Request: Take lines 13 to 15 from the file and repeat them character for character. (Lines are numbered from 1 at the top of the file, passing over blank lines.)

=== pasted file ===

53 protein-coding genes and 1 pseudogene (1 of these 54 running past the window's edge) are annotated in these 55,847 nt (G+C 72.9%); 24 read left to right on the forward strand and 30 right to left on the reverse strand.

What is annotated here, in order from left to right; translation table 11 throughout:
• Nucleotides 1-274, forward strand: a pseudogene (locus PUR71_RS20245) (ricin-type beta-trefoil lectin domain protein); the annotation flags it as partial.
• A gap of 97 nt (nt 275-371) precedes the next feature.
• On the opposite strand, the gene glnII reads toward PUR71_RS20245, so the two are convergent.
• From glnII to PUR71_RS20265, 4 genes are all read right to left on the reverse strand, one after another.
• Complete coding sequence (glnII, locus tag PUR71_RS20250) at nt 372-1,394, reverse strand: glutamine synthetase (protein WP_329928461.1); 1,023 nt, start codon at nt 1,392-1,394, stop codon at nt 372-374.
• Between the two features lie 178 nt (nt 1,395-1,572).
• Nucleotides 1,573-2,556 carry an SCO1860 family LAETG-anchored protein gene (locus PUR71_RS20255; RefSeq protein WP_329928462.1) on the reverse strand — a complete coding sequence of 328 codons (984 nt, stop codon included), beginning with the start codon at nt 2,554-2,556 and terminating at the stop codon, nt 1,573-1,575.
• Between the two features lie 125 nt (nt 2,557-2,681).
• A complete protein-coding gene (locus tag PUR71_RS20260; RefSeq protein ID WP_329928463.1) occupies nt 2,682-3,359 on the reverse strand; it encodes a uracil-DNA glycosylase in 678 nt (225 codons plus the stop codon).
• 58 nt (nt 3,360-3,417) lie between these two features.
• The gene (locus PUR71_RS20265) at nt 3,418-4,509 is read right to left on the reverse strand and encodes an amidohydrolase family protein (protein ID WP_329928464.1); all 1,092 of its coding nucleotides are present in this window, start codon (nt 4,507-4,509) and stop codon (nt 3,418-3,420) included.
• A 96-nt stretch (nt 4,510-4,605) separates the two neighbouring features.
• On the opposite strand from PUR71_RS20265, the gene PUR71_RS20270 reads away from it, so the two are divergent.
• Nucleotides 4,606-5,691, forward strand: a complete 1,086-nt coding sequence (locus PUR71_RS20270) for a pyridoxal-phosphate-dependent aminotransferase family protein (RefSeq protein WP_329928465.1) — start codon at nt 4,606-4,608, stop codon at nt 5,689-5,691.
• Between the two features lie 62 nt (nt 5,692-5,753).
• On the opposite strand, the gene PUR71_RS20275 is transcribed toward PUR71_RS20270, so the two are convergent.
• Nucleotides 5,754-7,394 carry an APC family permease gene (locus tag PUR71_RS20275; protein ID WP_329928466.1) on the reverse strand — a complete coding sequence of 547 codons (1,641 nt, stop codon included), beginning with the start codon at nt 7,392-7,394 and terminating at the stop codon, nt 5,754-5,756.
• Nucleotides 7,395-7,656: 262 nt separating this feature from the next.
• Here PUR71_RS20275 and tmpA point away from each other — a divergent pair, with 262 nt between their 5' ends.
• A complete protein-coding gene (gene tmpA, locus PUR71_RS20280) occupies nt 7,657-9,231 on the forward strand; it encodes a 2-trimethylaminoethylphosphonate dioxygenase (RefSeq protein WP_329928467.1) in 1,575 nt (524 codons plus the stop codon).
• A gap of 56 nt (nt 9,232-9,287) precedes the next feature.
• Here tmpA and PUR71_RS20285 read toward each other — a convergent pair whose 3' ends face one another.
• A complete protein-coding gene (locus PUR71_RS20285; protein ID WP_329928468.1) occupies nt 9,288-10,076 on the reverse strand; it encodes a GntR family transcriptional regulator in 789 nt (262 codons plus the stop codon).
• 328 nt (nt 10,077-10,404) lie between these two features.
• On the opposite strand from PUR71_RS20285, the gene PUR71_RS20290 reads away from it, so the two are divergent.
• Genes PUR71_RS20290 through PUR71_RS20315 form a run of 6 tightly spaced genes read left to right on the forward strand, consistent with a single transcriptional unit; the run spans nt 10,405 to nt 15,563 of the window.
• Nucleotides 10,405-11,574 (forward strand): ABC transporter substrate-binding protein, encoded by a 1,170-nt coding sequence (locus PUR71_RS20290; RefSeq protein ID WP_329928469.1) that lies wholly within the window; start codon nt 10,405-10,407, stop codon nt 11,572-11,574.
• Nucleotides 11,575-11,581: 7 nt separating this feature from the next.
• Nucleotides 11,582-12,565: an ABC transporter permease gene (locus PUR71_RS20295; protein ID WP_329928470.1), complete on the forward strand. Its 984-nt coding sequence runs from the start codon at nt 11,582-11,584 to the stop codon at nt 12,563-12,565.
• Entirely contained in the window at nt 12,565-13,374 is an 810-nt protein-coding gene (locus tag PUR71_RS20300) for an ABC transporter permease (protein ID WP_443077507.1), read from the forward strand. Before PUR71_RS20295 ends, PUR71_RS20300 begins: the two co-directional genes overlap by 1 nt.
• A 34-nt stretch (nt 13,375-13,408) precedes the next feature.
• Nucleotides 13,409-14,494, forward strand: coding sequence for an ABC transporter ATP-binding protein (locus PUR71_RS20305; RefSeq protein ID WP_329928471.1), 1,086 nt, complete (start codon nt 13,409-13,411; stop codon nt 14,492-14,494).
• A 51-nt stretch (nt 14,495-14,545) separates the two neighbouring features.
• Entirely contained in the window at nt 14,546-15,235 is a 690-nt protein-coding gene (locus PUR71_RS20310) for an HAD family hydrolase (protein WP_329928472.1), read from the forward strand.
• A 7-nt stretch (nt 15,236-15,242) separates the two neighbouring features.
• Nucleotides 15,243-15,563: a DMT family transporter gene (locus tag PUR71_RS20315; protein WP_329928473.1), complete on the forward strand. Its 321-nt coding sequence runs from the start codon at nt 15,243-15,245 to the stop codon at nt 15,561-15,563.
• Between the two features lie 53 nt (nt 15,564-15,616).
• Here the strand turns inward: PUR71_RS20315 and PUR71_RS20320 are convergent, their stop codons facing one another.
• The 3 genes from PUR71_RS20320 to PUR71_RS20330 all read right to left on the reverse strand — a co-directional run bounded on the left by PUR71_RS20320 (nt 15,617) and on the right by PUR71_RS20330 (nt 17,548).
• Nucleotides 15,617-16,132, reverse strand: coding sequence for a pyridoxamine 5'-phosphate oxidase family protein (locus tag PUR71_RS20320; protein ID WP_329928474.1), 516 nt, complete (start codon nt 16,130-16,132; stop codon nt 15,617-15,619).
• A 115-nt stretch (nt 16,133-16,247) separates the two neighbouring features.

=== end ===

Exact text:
• The gene (locus PUR71_RS20265) at nt 3,418-4,509 is read right to left on the reverse strand and encodes an amidohydrolase family protein (protein ID WP_329928464.1); all 1,092 of its coding nucleotides are present in this window, start codon (nt 4,507-4,509) and stop codon (nt 3,418-3,420) included.
• A 96-nt stretch (nt 4,510-4,605) separates the two neighbouring features.
• On the opposite strand from PUR71_RS20265, the gene PUR71_RS20270 reads away from it, so the two are divergent.